While it is accepted that environmental change in the Arctic will have global implications, accessing accurate information from this remote region can be difficult. This is why an EU-funded project aims to build research capacity through connecting remote stations, developing new technology and making this harsh but beautiful wilderness accessible to as many people as possible.
Understanding, predicting and responding to environmental challenges facing the Arctic will help us to better protect one of the world's last remaining pristine wildernesses. This is why the EU-funded Interact project has been launched, with the aim of increasing our capacity to monitor and research what is happening to this fragile world.
Increasing access to information for researchers is central to the project. "A key prerequisite to expanding our capacities is developing partnerships between observers and research communities, particularly those using experimental approaches that focus on understanding and projecting future environmental changes," explains project coordinator Terry Callaghan. "Interact aims to generate increased research activity by enhancing access to the Arctic for researchers, and engaging the next generation of researchers in collaborative educational activities."
The project has already made significant progress. For the first time, 45 Arctic terrestrial research stations are networking together, a number which is likely to grow. A station managers' forum has been successfully established to facilitate dialogue on subjects such as best practices and standardised monitoring.
"The station managers' forum has produced a unique one-stop shop for information from all 45 research stations in an informative and attractive catalogue that is available in hard copy and on the Interact website," says Prof. Callaghan. "During the remaining period of Interact, the highest overall priority will be to ensure that this rapidly growing consortium has a secure future and legacy beyond the end of the current EU programme."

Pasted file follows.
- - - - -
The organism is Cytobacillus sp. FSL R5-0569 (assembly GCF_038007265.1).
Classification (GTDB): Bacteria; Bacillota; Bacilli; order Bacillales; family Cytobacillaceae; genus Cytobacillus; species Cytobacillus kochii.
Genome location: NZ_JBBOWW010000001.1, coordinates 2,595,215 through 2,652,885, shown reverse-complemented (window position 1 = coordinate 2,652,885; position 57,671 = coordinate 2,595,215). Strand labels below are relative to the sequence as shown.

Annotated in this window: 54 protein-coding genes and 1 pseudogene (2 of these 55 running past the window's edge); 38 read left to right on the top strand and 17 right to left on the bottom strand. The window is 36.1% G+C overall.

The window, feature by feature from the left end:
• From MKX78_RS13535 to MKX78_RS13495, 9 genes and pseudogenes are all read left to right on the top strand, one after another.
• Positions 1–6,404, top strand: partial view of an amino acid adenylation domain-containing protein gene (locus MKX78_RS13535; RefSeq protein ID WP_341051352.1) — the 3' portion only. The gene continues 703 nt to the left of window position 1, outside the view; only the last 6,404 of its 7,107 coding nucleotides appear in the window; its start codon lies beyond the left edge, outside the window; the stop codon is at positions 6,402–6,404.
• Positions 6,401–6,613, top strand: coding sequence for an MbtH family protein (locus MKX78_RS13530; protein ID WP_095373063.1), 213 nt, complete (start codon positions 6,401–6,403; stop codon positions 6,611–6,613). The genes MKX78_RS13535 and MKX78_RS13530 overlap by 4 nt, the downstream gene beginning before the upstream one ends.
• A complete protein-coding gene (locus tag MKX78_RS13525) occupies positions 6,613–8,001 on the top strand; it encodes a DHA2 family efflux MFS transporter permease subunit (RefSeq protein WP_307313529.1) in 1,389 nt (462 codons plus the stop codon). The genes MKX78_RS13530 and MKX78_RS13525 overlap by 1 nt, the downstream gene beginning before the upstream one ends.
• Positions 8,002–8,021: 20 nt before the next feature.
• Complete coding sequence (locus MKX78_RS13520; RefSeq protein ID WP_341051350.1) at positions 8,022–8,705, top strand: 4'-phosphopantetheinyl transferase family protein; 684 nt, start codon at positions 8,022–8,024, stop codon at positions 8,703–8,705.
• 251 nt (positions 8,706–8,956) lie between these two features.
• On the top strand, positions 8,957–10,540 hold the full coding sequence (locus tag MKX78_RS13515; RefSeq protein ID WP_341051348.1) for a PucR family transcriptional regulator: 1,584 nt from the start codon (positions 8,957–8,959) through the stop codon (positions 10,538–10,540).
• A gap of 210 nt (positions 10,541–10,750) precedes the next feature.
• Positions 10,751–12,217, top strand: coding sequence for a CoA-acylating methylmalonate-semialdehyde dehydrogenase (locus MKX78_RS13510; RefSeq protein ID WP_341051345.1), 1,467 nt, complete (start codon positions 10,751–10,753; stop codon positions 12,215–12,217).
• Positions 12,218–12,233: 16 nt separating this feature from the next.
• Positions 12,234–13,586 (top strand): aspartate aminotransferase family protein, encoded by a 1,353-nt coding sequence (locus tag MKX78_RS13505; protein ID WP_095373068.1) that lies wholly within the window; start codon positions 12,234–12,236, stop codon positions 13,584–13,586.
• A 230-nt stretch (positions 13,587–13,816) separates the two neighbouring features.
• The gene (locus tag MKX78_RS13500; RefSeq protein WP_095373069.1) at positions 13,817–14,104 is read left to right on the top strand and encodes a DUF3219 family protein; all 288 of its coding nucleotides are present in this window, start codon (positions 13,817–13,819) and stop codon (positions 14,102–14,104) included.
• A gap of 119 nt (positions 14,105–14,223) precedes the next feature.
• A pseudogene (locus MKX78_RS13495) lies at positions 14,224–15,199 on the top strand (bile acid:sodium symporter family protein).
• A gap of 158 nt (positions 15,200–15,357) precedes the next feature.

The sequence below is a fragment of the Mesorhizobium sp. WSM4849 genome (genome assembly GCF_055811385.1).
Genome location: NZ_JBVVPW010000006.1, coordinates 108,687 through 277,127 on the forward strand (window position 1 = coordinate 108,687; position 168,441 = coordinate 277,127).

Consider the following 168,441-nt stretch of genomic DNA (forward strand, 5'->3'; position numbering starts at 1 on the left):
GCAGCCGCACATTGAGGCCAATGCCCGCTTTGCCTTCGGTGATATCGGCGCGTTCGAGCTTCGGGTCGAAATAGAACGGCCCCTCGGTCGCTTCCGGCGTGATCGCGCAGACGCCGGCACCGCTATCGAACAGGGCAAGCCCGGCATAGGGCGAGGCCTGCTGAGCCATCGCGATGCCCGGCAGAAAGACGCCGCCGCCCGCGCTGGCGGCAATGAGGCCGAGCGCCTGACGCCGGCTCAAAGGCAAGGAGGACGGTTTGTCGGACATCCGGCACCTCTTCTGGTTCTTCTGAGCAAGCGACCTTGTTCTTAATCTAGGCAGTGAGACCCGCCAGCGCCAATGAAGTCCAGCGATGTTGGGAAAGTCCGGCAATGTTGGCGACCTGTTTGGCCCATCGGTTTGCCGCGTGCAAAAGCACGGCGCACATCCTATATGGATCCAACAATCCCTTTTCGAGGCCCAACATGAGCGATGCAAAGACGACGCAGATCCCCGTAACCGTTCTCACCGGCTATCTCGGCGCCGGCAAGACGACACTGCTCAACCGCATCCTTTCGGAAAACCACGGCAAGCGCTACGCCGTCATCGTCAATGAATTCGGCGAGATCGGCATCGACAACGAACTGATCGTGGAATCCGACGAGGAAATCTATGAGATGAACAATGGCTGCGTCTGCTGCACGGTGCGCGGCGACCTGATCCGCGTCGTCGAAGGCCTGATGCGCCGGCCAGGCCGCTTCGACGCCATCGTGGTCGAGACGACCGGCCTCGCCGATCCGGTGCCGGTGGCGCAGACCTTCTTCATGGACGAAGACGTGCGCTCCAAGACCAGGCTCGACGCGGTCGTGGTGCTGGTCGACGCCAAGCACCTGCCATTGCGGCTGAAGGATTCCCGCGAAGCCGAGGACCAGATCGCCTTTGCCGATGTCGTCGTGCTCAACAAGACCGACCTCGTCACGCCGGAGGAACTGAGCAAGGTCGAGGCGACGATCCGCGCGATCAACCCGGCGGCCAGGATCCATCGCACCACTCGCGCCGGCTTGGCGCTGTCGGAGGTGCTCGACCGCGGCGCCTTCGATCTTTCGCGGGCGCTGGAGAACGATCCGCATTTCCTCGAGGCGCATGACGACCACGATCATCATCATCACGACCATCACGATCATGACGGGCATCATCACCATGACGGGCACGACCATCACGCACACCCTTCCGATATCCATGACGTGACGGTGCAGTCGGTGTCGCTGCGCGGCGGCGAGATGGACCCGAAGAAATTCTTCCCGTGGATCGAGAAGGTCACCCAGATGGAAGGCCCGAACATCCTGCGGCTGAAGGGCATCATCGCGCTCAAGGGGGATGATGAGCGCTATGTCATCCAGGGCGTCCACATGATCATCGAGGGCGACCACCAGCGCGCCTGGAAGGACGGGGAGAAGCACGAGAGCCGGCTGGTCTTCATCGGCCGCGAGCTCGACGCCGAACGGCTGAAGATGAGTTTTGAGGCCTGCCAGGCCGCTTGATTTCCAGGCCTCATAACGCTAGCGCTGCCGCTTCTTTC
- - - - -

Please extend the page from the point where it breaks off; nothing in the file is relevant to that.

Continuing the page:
New monitoring equipment specifically designed to operate in harsh environmental conditions has also been installed. A fully compatible ICOS (Integrated Carbon Observation System) tower, for example, has been established at Zackenberg, North East Greenland, and ten energy exchange stations have been established at four major research platforms in the North Atlantic Region. To improve monitoring in general, new radio tools and models have also been tested.
Better climate data
This project has important implications for Europe. Better coordinated research stations will be able to provide more accurate scientific information, which will better inform decision-makers about potential changes to climate, biodiversity and land use. Indeed, environmental change in the Arctic could have profound implications for certain areas of the EU, such as low-lying coastal towns in the Netherlands. While input on environmental change from individual research stations can advise local stakeholders on adaptation measures, the whole network is required to provide information at a scale of relevance to the EU and the global community.
This project also presents Europe with opportunities. Currently, the Arctic is the focus of intense and growing geopolitical attention. Among the many reasons for this are the increasing possibilities for new trade routes, increased tourism, and better access to fossil fuel reserves and minerals. These issues are of great relevance to the EU, and the investment made in the Interact project will be handsomely repaid in the form of first-hand information on current environmental conditions across the whole Arctic region.
"By the end of this project, we will have significantly improved the way in which stations are managed and accessed, the way in which environmental monitoring is technically carried out and the way in which data are captured, processed and made available," says Prof. Callaghan. "Information flow from the Arctic to local stakeholders including those in European Arctic countries and to the global community will be further developed."